The Model 36 was the standard police detective and carry weapon for a number of police agencies, and many officers still use the Model 36 or one of its newer variants as a backup or an off-duty carry option. Smith & Wesson introduced quite a few variations of the Model 36 over the years, including lightweight and target models, as well as configurations designed specifically for women.
The Model 36 is still manufactured by Smith & Wesson and remains one of its most popular revolvers. Pictured here is a Model 60 (bottom), which was the stainless steel twin of the Model 36 (top).
Enter Ruger with their cowboy-inspired Single-Six rimfire revolver.
The first models, now often referred to as the “Old Model” Single-Six, were chambered for .22 LR, .22 long and .22 short and were produced from 1953-1972. After 1972, production began on the New Model Single-Six, which included a transfer bar safety mechanism for more secure carry.
This “new” model is still produced today, and Ruger currently offers five models in their New Model Single-Six line chambered for .22 LR, .22 Magnum or .17 HMR. The Single-Ten, the most recent addition to the line, has been manufactured to hold 10 rounds of .22 LR in its cylinder.
The enduring popularity of the Ruger Single-Six is a testament to both America’s unrelenting fascination with Westerns and the revolver’s beautifully functional design.
Firing the 7.62mm NATO cartridge, the G3 was designed as a utilitarian battle rifle and put into production in the 1950s. Still in service in some countries today, the G3 is a no-frills rifle that can easily be adapted for varying objectives.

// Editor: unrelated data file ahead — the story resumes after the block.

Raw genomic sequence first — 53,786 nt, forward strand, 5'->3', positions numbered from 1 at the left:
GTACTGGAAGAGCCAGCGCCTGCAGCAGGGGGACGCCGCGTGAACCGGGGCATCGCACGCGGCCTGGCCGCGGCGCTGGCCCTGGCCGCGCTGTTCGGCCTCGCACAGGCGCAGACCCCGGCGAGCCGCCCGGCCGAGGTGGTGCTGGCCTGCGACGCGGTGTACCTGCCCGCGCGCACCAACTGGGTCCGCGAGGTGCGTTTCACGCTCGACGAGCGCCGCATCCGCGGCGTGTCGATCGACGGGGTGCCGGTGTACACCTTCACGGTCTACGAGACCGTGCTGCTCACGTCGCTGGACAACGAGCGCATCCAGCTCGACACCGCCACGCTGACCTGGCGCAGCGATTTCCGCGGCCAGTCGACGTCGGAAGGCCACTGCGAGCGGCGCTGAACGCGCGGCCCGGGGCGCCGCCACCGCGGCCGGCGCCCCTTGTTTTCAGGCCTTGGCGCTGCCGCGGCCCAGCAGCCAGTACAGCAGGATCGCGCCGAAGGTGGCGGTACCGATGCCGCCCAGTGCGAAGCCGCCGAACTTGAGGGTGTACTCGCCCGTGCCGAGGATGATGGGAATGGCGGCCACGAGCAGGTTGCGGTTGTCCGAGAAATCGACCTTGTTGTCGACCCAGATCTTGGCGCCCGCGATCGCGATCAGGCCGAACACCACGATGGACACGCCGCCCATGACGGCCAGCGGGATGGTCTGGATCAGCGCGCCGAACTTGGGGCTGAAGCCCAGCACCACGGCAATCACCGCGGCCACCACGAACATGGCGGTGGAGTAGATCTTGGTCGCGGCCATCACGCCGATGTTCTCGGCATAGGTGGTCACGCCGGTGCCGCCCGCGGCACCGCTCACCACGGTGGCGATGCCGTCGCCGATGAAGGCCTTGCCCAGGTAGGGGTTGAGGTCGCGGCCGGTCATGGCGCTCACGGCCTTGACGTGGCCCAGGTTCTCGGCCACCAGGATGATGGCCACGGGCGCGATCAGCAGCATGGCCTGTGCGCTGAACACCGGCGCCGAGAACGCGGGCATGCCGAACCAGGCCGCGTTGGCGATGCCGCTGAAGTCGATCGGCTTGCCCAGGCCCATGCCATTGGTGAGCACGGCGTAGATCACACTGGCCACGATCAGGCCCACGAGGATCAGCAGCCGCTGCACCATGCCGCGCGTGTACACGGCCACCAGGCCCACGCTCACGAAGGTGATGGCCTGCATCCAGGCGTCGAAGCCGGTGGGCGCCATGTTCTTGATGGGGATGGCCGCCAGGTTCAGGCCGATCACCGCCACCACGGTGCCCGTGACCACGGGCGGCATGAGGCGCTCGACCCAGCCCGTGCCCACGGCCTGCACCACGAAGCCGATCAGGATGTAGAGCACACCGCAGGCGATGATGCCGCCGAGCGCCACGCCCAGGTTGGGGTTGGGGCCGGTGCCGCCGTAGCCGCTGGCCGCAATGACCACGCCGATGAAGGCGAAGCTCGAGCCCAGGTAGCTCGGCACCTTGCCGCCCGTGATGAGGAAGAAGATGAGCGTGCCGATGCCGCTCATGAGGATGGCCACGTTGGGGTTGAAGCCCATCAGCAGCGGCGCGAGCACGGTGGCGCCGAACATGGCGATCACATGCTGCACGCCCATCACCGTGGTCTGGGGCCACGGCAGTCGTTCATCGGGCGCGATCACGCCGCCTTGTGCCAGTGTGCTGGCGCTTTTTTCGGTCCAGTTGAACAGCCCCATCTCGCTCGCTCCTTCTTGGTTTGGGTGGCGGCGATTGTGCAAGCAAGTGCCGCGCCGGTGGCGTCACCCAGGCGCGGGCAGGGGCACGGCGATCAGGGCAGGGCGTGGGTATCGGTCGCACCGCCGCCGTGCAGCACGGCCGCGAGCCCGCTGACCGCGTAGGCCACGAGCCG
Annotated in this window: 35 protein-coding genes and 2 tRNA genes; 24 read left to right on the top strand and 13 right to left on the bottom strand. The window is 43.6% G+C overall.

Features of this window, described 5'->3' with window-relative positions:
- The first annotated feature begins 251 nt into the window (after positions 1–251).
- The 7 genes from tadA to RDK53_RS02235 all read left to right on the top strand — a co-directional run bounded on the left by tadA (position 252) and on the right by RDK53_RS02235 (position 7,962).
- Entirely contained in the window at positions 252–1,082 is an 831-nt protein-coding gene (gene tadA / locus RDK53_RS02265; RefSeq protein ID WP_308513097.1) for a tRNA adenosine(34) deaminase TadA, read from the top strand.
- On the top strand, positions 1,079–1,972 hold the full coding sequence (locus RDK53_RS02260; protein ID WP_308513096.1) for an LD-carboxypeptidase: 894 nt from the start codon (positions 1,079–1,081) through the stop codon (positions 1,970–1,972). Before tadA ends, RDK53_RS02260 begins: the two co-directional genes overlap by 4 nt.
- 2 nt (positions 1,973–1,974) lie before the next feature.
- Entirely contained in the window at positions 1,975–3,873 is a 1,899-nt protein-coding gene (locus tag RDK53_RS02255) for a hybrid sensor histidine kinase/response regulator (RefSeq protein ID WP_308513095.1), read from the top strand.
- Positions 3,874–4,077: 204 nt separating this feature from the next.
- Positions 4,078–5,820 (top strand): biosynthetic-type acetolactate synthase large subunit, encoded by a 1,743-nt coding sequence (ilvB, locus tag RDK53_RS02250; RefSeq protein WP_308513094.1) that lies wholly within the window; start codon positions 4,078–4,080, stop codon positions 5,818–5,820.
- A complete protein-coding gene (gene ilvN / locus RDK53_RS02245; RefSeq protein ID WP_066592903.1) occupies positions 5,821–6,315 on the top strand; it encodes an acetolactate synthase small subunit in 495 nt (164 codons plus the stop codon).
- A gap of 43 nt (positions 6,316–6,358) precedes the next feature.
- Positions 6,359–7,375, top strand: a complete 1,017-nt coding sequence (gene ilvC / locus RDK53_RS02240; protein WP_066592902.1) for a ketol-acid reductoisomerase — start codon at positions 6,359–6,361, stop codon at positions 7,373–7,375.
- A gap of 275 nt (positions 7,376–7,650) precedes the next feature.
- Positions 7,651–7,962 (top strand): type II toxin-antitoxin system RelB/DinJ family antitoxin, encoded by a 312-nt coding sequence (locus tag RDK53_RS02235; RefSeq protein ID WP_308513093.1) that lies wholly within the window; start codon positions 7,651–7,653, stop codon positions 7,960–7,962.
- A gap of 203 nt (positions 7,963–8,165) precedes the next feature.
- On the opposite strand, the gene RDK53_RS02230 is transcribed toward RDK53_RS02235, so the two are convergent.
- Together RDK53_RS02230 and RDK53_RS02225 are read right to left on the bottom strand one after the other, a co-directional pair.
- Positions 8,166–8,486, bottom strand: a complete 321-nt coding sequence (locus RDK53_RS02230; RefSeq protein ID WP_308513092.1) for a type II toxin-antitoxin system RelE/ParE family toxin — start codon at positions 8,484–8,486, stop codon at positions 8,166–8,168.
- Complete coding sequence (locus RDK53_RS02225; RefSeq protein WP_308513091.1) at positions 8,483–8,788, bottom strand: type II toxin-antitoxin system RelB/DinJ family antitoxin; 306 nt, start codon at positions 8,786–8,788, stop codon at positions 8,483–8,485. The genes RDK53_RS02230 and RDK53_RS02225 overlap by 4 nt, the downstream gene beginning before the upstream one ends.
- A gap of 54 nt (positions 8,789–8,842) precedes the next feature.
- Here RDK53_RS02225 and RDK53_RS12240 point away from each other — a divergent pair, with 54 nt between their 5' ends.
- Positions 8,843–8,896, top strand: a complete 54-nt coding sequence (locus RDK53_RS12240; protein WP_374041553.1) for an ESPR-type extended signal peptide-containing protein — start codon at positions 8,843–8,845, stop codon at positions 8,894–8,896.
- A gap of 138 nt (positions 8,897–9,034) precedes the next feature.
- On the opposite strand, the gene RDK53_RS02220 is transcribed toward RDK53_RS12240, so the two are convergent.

When we picture the battle scenes of Vietnam, the M60 Machine Gun is a permanent illustration of jungle-born conflict.
The M60 represents our transition from heavier machine guns such as the earlier Browning designs, towards the deployment of general purpose machine guns used for decades by the Germans.
One of the Python’s most noted features was its incredibly smooth double-action trigger pull, which made the revolver more accurate than other DA revolvers of the time. The Python was received well in both civilian and law enforcement markets following its initial debut, and a number of police forces issued the revolver to officers.
In spite of the high praise, however, Colt halted manufacture of the Python at the main assembly line (limited production of the Python under the title “Python Elite” continued at the Colt Custom Shop until 2004) and ceased production of the Python altogether a few years later.
Manufactured to replace Remington’s Model 31 following the war, the Remington 870 won people over with its durability and performance, as well as its relatively low cost. Since its creation, this ubiquitous pump-gun has been produced in many variations with a host of customizable options and has seen use with police and military forces in a number of countries, including the United States.
In 1959, ArmaLite sold production rights for the AR-15 to Colt, which continued to campaign for its adoption by the military. However, it wasn’t until 1963 that the rifle (re-designated as the M16) would be produced for large-scale military use in Vietnam.
Although the rifle suffered a bad reputation due to hardware malfunctions during the war, those problems were largely fixed, and the M16 continued in service throughout the conflict. Ever since its introduction, the U.S. military has issued variations of the original AR-15 design.
Today, semi-auto versions of the M16 remain some of the most popular guns on the civilian market, and there are countless versions chambered for an assortment of cartridges.